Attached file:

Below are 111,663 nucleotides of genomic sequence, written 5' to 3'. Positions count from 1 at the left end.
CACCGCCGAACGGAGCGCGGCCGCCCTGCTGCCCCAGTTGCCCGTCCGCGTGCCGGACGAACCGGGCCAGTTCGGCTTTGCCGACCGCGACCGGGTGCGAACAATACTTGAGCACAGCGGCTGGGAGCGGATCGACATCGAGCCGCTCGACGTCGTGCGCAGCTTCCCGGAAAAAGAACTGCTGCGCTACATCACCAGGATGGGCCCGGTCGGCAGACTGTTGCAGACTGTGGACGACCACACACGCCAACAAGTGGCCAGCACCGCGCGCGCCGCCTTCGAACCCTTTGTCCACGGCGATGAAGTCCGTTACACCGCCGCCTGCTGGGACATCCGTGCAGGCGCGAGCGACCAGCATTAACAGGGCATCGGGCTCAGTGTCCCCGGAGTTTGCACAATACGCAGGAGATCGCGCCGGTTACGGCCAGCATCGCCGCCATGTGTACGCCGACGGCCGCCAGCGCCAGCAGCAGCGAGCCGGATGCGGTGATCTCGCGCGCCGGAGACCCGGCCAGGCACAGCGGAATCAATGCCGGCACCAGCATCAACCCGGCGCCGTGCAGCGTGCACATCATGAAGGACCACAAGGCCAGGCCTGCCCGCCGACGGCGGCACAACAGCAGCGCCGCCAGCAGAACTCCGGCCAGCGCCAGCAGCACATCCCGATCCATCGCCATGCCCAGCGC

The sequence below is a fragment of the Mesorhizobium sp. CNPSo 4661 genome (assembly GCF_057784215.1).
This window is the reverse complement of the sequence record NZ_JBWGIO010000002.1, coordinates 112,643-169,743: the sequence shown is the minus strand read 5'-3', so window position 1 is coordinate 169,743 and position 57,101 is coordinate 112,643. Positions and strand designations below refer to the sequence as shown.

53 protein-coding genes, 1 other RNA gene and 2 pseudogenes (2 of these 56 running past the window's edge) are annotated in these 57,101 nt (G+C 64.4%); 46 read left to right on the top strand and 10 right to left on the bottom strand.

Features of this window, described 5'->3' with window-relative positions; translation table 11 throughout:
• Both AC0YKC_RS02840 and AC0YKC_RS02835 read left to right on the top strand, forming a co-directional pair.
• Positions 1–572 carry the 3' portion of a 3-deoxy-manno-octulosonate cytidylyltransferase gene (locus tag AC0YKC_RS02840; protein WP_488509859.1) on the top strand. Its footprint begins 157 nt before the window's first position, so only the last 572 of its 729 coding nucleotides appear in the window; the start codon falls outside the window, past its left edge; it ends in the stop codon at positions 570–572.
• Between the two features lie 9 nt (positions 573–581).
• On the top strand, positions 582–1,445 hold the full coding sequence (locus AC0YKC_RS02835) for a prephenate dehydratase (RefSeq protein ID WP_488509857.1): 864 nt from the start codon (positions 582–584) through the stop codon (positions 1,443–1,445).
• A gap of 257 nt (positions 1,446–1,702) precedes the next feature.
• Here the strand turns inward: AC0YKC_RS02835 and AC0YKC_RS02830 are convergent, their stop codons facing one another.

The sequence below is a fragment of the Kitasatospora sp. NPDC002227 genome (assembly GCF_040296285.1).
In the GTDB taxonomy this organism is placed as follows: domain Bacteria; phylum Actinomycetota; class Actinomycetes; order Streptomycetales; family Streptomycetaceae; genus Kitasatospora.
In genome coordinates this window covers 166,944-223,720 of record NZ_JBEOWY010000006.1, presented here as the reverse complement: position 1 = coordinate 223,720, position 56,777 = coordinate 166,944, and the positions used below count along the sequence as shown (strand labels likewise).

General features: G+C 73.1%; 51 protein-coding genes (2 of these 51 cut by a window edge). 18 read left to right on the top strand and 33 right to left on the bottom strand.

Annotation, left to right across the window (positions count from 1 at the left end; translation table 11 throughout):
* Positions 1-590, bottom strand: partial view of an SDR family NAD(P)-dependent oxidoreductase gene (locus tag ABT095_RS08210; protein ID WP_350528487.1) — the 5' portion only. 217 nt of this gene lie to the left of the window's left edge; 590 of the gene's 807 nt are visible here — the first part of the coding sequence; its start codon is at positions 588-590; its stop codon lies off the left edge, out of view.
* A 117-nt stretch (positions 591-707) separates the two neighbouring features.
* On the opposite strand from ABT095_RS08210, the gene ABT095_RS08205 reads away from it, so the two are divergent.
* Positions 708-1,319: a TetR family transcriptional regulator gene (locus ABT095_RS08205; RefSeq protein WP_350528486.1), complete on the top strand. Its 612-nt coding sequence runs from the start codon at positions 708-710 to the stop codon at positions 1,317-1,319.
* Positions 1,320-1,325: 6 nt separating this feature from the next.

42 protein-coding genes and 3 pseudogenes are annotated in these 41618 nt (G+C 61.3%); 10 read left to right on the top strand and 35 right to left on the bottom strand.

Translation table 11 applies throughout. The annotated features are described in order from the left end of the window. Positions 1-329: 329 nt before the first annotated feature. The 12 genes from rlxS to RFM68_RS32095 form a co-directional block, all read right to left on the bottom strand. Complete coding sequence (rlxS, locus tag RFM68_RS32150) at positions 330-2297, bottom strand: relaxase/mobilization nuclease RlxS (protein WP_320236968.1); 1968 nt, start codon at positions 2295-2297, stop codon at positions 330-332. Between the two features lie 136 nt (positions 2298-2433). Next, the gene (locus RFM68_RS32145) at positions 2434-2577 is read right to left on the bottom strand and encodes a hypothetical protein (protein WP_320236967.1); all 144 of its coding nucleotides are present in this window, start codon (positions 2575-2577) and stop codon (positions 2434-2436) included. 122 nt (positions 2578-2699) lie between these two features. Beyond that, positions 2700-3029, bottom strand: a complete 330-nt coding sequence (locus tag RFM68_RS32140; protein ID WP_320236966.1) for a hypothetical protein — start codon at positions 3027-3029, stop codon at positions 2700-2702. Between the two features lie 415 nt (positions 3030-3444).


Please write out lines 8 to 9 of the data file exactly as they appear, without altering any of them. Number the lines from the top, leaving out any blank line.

• Positions 1–572 carry the 3' portion of a 3-deoxy-manno-octulosonate cytidylyltransferase gene (locus tag AC0YKC_RS02840; protein WP_488509859.1) on the top strand. Its footprint begins 157 nt before the window's first position, so only the last 572 of its 729 coding nucleotides appear in the window; the start codon falls outside the window, past its left edge; it ends in the stop codon at positions 570–572.
• Between the two features lie 9 nt (positions 573–581).